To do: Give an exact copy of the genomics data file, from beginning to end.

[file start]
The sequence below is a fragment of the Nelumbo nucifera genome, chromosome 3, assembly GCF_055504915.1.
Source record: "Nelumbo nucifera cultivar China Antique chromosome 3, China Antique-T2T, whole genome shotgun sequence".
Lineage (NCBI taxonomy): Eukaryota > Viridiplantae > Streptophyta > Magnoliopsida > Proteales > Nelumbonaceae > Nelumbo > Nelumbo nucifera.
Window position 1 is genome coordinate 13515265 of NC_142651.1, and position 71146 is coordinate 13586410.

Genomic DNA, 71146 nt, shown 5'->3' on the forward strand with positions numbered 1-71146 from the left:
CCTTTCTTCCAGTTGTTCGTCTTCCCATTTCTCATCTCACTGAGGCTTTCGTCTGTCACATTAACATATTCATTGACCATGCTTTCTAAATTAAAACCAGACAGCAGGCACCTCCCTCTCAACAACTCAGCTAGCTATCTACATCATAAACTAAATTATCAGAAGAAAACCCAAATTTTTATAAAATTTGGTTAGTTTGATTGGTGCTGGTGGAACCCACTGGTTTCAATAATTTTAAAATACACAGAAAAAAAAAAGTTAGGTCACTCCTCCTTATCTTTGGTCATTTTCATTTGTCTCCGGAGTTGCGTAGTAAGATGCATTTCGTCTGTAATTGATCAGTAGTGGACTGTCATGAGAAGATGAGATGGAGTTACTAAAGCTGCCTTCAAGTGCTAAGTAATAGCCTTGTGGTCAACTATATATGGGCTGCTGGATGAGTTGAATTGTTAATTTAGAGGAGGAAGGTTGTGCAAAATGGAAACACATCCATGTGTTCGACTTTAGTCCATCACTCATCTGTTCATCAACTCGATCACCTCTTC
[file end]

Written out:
The sequence below is a fragment of the Nelumbo nucifera genome, chromosome 3, assembly GCF_055504915.1.
Source record: "Nelumbo nucifera cultivar China Antique chromosome 3, China Antique-T2T, whole genome shotgun sequence".
Lineage (NCBI taxonomy): Eukaryota > Viridiplantae > Streptophyta > Magnoliopsida > Proteales > Nelumbonaceae > Nelumbo > Nelumbo nucifera.
Window position 1 is genome coordinate 13515265 of NC_142651.1, and position 71146 is coordinate 13586410.

Genomic DNA, 71146 nt, shown 5'->3' on the forward strand with positions numbered 1-71146 from the left:
CCTTTCTTCCAGTTGTTCGTCTTCCCATTTCTCATCTCACTGAGGCTTTCGTCTGTCACATTAACATATTCATTGACCATGCTTTCTAAATTAAAACCAGACAGCAGGCACCTCCCTCTCAACAACTCAGCTAGCTATCTACATCATAAACTAAATTATCAGAAGAAAACCCAAATTTTTATAAAATTTGGTTAGTTTGATTGGTGCTGGTGGAACCCACTGGTTTCAATAATTTTAAAATACACAGAAAAAAAAAAGTTAGGTCACTCCTCCTTATCTTTGGTCATTTTCATTTGTCTCCGGAGTTGCGTAGTAAGATGCATTTCGTCTGTAATTGATCAGTAGTGGACTGTCATGAGAAGATGAGATGGAGTTACTAAAGCTGCCTTCAAGTGCTAAGTAATAGCCTTGTGGTCAACTATATATGGGCTGCTGGATGAGTTGAATTGTTAATTTAGAGGAGGAAGGTTGTGCAAAATGGAAACACATCCATGTGTTCGACTTTAGTCCATCACTCATCTGTTCATCAACTCGATCACCTCTTC